Friday, April 20, 2007

Over a Barrel...


...or in one.

View of the Western Branch of the Falls of Niagara...
John Vander Lyn, 1803.
Oil on canvas.
Codman Collection.

Over a barrel.

A familiar idiom for suspense.

All the associated synonyms: uncertainty, anticipation, apprehension, tension, simplify to this: the reader wants to know what happens next.

Much emphatic advice stresses conflict: spiritual, moral or physical dilemmas. Choices.

We often read in queries, the cliche phrase forced to choose.

Conflict, however, is merely a contributing technique - though usually a sure one - in the creation of reader curiousity.

Sometimes suspense may evolve around who, or what, how, or why. In questions raised and answers delayed.

Some of you who have followed the brief sketches from A Malignity of Ghosts have expressed such curiousity, a desire to read more, to know what happens next.

So I'm curious.

Would you indulge me in identifying just what in particular, if anything, triggered your interest?


BTW: Fangs, Fur and Fey are critiquing queries. Really excellent, clear and objective assessments - though I did quietly tsk-tsk when one didn't recognize a Wild Hunt reference.

23 comments:

kmfrontain said...

First of all, the subject is interesting, and second, the plot flows nicely, so the interest doesn't flag, and third, I like the wry voice of the character.

Bailey Stewart said...

It's the voice, draws the reader in. I love the sense of humor. You have a way with the turn of a phrase that has me saying often "oh yes, that's it exactly". And I love the subject - I have a softness for ghost stories.

Bernita said...

Thank you, Karen and Bailey. I am immensely flattered.
Karen, your curosity evolves more on How events may be described?
And in addition, Bailey, you feel anticipation about possible identification?

kmfrontain said...

It's a combination of things that keeps me interested, but yes, how the events are related is one factor. I avoid using the word describe there, because description is only one aspect of relating a story.

Bonnie Calhoun said...

Anything and everything about the woman in the greeen track suit..and why contrary to popular belief her ears weren't pointed???? I don't usually think about people maybe having pointed ears....and I certainly never nonchalantly carry on conversations with people washing clothes covered in blood....LOL....

Details...more details!!!!!

Bernita said...

So, no individual plot point or raised question leads you on, Karen, rather the combination.

Bonnie, she's a banshee, a death omen.

Carla said...

Two things in my case: (a) I like the dry humour; and (b) there's a certain puzzle-like quality about recognising the mythological/folklore references.
My 2d.

raine said...

Initially, of course, it was the rather casual way the heroine dealt with the appearance of a zombie.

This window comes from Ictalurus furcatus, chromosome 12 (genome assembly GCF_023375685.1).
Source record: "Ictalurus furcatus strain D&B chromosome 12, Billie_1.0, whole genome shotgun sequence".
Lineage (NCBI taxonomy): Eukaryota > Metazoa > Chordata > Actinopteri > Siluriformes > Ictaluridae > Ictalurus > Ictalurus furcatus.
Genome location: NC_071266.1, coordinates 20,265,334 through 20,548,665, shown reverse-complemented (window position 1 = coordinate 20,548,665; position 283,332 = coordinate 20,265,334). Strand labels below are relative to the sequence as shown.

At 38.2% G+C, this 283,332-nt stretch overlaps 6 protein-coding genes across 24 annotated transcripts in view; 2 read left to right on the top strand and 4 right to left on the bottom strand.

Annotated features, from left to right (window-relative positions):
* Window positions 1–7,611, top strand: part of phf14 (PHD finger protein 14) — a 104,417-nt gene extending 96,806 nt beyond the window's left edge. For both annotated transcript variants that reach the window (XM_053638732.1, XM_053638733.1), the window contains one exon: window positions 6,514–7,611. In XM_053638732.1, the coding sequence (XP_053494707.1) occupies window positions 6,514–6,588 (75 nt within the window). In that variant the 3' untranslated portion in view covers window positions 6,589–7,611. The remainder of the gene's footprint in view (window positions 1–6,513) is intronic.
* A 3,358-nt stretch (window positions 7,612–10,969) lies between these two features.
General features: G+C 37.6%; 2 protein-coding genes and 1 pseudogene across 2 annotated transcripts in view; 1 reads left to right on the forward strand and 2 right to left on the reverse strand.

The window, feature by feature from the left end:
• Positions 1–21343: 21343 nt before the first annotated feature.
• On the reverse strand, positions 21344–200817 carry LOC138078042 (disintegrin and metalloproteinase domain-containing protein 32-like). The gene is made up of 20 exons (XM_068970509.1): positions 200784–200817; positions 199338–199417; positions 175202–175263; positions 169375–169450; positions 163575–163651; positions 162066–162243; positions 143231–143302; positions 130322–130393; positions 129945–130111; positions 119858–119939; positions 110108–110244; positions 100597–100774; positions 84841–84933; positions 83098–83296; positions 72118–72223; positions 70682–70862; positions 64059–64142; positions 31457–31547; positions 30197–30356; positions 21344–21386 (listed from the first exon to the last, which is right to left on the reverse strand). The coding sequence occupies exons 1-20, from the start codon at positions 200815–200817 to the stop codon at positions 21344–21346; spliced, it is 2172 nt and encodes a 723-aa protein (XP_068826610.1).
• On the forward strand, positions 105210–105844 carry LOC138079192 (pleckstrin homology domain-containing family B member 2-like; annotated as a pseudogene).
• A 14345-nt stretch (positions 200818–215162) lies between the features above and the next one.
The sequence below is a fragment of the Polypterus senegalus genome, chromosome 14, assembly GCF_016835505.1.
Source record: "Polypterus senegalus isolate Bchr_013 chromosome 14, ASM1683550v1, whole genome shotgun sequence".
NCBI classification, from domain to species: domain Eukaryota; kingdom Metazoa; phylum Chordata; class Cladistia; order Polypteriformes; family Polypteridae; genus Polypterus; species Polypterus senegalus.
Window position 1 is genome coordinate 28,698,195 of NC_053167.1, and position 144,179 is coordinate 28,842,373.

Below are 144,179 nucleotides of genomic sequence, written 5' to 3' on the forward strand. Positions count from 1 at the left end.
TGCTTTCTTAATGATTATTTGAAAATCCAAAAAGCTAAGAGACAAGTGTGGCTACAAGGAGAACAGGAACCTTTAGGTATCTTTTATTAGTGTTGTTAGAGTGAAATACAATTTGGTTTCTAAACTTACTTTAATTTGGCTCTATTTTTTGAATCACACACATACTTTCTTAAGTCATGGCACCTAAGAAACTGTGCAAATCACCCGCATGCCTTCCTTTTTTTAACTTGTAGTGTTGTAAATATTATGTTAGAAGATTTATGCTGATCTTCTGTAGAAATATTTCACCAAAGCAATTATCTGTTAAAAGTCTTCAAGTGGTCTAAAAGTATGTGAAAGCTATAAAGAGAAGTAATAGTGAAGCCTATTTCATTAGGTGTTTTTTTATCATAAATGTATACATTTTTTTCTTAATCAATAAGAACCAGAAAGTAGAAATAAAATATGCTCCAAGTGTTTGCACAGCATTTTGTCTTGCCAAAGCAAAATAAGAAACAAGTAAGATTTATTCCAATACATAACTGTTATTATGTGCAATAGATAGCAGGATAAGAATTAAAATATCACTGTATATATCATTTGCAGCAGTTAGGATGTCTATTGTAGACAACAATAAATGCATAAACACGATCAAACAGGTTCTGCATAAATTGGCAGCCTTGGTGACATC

This was an interesting woman!

And, as already stated, the dry wit of the author kept me hooked, and the flow of the storyline kept me reading.

Bernita said...

Carla, your thoughts are always worth MUCH more than that.
Thank you. Wasn't sure the humour came through.
HOW the figures figure then.Novel deviations.

Thank you, Raine.
Character style/approach to a problem.

Your answers are very interesting - and suggest, by one possible interpretation, that plot twists, by themselves, are not the only path to creating suspense.

Carla said...

"plot twists, by themselves, are not the only path to creating suspense."
I agree there. If they were, I'd probably read a lot more airport thrillers than I do :-)

Erik Ivan James said...

The voice, and the humor in that voice.

Bernita said...

I agree.
Hanging from a cliff is hard on the fingers, Carla.

Thank you, Erik.
Thought you might pick up on the "unreliable narrator" question!

writtenwyrdd said...

IT's an interesting world, and I am curious what you'll do with it. That's my primary interest out of reading the snippets. However, in general, I get hooked on teh character and the dilemma. I see that there is an increase in paranormal activity and that the folks are struggling to deal with it. I want to know why. And, did she kill her husband the FIRST time?

Bernita said...

Thank you, Written.
The society has to deal with a number of issues, including a group who wants all spirits exorcised and one that considers ghosts merely disincarnate intelligences and considers exorcism a genocide.

The bugger just won't stay dead, you know.

Robyn said...

It's your hunka-hunka detective.

I'm so shallow.

Bernita said...

~chokes~
SURE you are, Robyn.
That's why I like you so much.

Sam said...

It's a fun subject, unusual, and you write really well, so I, for one, am hooked!
:-)

Bernita said...

Sam, thank you.
Here I thought it might be isolated sentences raising questions that might intrigue, for the most part.

December Quinn said...

Voice crisp and highly appealing. World interesting. Beginnings of an intriguing mystery/suspense-y setup. Heroine amusing.

Bernita said...

Thank you, December.
Again it seems it's generally the whole package rather than an individual hook.

Donnetta Lee said...

For me, it just boils down to your beautiful, flowing language. And I love stories about ghosts and spirits and dreamworlds. There is a romantic, magical quality about your writing. Well, I'm having a tough time putting it into words myself. You draw an easy picture for the reader to fall into.
Donnetta

Jaye Wells said...

I think you've got an interesting combination of paranormal elements and I want to see what you'll do with them.

Bernita said...

~flustered~
I think I may have framed my question the wrong way - I wasn't looking for compliments, but for clues.
Donnetta, thank you for those kind words.

In effect, the "How" of the scenario, Jaye. Thank you.
Encourages me to think I'm doing the right thing in dribbling in details.